A video swallow study (VSS) should be carried out after initial assessment if there are doubts about swallow safety. A VSS study is not simply a diagnostic test of aspiration but is an opportunity to evaluate therapeutic strategies, such as adapted food texture and positioning.23 Non-sitters, close monitorization is recommend to detect early signs of feeding difficulties. For sitters, evaluation is recommended after diagnosis and periodically, every 3-6 months for younger children and annual evaluations afterwards.2
Treatment should aim to reduce the risk of aspiration during swallow and optimize the efficiency of feeding and promote enjoyable mealtimes. Changing food and liquid consistency are appropriate treatment strategies. A semisolid diet can be used to compensate poor chewing and reduce the duration of mealtimes. Thickened liquids may protect against aspiration of fluids.36
Seating alterations and orthotic devices to promote proper positioning may improve swallow safety and efficiency.23
The dysphagia working group did not reach consensus about the indications for gastrostomy tube placement.23 Some studies recommend early gastrotomy in non-sitters’ patients while the infant is healthy, whereas others believe that exposing such patients to the risk of surgery is inappropriate prior to the onset of symptoms.22,23 Gastrostomy tube feeding is the optimal method of feeding when insufficient caloric intake or unsafe oral feeding is of concern. Whether a gastrostomy tube is placed often requires a discussion with caregivers and family.23 Placement of a short-term nasogastric tube is recommended until long term gastrostomy tube can not be done.23 Although there was no consensus, many experts advocate Nissen fundoplication in conjunction with gastrostomy tube placement for the treatment of gastrointestinal reflux.26

Pulmonary care:
Pulmonary disease is a cause of morbidity and mortality in SMA patients. The compromised respiratory muscle function results in impaired cough leading to poor clearance of lower airway secretions, hypoventilation during sleep progressing to daytime, chest wall and lung underdevelopment, as well as recurrent infections that exacerbate muscle weakness.27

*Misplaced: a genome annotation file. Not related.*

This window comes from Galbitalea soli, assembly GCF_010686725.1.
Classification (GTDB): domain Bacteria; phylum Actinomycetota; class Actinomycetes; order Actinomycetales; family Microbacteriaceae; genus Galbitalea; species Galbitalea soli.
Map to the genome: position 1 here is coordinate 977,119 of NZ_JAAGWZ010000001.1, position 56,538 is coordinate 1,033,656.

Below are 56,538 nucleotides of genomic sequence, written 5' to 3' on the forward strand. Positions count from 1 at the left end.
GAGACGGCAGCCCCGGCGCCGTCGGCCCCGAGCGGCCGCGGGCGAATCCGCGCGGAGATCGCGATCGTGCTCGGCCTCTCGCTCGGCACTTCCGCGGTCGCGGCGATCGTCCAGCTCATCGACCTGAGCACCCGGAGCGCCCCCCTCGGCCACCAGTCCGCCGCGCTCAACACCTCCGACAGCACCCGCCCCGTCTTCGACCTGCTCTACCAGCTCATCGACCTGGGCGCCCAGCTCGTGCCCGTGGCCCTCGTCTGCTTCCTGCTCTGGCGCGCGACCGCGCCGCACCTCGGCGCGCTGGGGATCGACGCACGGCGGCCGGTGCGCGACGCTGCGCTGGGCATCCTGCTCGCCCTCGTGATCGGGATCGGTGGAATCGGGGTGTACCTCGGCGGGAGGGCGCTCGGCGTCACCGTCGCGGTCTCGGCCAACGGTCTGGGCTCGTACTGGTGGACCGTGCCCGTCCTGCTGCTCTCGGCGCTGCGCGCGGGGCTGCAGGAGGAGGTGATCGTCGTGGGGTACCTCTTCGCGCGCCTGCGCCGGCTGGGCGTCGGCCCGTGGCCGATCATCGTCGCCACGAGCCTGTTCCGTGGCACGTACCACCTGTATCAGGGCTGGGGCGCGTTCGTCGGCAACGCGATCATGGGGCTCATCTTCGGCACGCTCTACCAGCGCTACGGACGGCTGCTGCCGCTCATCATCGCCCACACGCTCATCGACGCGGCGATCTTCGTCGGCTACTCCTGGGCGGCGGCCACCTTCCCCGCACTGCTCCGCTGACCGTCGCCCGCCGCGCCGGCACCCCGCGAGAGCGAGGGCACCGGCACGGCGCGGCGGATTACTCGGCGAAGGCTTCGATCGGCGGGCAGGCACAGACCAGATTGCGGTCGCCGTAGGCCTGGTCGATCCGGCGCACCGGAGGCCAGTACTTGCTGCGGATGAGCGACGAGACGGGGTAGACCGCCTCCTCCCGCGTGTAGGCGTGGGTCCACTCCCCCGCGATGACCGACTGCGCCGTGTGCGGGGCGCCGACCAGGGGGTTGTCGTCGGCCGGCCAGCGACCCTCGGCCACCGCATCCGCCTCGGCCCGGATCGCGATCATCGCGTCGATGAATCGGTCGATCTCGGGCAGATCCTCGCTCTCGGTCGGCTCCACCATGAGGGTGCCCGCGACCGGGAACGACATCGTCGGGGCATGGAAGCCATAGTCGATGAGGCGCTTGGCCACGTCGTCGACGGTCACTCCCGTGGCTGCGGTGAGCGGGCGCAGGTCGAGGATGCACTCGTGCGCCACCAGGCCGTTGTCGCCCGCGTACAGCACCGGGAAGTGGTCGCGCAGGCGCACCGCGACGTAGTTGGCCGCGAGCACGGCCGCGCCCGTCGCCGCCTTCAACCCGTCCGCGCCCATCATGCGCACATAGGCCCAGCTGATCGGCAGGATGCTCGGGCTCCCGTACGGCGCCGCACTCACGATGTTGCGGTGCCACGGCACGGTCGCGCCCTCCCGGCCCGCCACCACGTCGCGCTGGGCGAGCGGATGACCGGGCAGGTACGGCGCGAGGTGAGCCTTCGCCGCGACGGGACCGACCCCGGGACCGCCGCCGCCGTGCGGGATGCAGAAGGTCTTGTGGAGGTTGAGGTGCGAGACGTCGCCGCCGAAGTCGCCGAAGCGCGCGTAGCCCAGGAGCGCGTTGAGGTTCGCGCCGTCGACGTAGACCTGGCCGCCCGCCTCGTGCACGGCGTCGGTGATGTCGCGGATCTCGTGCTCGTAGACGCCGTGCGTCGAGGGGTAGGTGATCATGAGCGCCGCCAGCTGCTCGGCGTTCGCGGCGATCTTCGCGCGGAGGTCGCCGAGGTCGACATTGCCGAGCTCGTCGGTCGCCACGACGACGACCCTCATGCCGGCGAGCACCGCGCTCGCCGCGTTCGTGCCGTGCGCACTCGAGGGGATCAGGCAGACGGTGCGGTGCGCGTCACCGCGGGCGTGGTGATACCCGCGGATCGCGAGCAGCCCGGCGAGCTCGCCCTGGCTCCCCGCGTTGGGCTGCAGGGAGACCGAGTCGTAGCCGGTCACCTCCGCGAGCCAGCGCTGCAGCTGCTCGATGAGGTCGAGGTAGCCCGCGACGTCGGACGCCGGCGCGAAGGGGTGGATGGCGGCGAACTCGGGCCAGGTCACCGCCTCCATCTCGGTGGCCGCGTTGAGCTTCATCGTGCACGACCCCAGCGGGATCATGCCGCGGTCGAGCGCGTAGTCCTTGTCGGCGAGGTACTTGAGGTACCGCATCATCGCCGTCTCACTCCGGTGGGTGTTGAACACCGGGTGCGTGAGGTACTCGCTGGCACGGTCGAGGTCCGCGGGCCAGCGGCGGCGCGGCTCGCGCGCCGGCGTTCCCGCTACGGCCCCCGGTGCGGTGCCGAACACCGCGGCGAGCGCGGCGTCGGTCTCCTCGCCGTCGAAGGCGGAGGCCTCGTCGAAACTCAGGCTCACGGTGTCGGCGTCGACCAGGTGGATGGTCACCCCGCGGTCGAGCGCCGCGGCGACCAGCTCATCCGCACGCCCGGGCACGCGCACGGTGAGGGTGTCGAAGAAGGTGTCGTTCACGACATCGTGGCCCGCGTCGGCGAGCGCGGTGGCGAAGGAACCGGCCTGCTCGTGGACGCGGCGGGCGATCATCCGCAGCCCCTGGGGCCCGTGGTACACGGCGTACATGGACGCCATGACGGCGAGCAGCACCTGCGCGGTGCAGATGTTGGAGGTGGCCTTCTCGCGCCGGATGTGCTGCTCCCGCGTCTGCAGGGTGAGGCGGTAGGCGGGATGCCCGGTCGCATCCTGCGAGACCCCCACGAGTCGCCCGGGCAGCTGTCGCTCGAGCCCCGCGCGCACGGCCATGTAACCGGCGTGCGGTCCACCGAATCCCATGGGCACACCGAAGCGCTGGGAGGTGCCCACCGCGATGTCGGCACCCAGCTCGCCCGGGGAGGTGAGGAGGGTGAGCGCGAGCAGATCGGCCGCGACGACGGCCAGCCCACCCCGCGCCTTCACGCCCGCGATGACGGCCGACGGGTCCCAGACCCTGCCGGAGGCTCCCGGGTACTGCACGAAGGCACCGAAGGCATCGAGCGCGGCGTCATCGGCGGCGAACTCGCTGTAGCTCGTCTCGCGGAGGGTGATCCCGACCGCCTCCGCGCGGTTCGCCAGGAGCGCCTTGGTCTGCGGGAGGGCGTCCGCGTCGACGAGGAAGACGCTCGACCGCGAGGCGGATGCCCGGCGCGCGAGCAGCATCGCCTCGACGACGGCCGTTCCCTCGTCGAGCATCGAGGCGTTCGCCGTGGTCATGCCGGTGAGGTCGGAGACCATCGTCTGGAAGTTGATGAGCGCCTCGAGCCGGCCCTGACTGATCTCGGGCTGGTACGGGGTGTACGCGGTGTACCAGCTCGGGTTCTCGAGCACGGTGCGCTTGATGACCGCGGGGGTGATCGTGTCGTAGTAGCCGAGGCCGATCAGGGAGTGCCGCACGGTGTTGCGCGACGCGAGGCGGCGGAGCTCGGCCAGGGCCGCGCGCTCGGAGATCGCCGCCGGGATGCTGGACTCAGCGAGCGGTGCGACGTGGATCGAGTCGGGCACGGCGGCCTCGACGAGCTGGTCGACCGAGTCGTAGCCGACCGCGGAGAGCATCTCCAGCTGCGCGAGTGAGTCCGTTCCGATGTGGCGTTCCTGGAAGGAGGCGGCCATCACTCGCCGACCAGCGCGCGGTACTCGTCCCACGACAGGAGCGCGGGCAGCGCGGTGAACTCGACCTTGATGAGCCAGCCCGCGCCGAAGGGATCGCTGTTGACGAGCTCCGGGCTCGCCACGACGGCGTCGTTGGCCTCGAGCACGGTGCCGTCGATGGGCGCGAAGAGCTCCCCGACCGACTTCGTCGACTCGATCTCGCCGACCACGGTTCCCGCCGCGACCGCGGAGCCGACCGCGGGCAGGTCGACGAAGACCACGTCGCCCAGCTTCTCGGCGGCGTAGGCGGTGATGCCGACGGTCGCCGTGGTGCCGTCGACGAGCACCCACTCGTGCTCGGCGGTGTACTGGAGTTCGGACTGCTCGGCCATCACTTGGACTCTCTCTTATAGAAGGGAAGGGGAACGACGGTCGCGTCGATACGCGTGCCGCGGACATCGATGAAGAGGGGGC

The parameter to monitor respiratory muscle function, in cooperative patient with SMA, is forced vital capacity (FVC). The risk of pulmonary complications increases as FVC decreases.28 The suggested frequency of evaluation is after diagnosis and every 3 to 6 months in non-sitters and sitter patients and less often in walkers.23
Chest physiotherapy is an important part of the management in these patients and includes techniques that promote airway clearance and improve ventilation. Manual techniques include percussion, vibration and positioning to promote postural drainage. It is particularly important to implement during respiratory disease exacerbation, perioperative periods and as prophylactic pulmonary management.2
Volume recruitment techniques are helpful for patients with diminished forced vital capacity, which can be performed by air stacking using a manual ventilation bag.29 Strengthening the inspiratory muscles is equally useful outside the periods of clinical exacerbation.30
Airway clearance techniques should be introduced in patients based on clinical assessment of cough effectiveness or by measuring the peak cough flow.16 Daily assisted cough is recommended for patients with more severe disease.2 For sitters it is recommended to perform airway clearance as needed and walker patients may need airway clearance postoperatively and during respiratory disease exacerbation.31
Respiratory support options include noninvasive ventilation (NIV) with bilevel positive airway pressure.32 Noninvasive ventilation in infants with spinal muscular atrophy can prevent alterations in the shape of the chest wall, increase lung growth, slow the loss of chest wall compliance, decrease the rate of infection and hospital admission.22 Usual indications for NIV include hypoventilation or obstructive sleep apnea.16,23 The limitations of NIV are difficulty in identifying a well-fitting interface and the complications of applying an interface for long periods of time (>16 hours/day), including skin irritation, breakdown, midface hypoplasia, gastric distention and emesis.31

Sleeping disorders care:
Patients with neuromuscular disease are vulnerable to sleeping disorders mostly due to hypoventilation, apnea or both. Hypoventilation is caused by a reduction in the tidal volume leading to worsening of gas exchanges. Obstructive events during sleep have also been reported in patients with SMA due to bulbar muscle weakness, predisposing to upper airway collapse. Oximetry alone is usually considered an acceptable method of screening for nocturnal hypoventilation in asymptomatic children with neuromuscular disorders. All children with abnormal overnight oximetry should undergo more detailed sleep monitoring with transcutaneous PCO2.32 Further investigations should include blood gas analysis and chest radiograph.23 Nocturnal hypoxemia and hypercapnia should be diagnosed at an early stage to prevent the onset of daytime symptoms as well as deleterious neurocognitive and cardiac consequences.33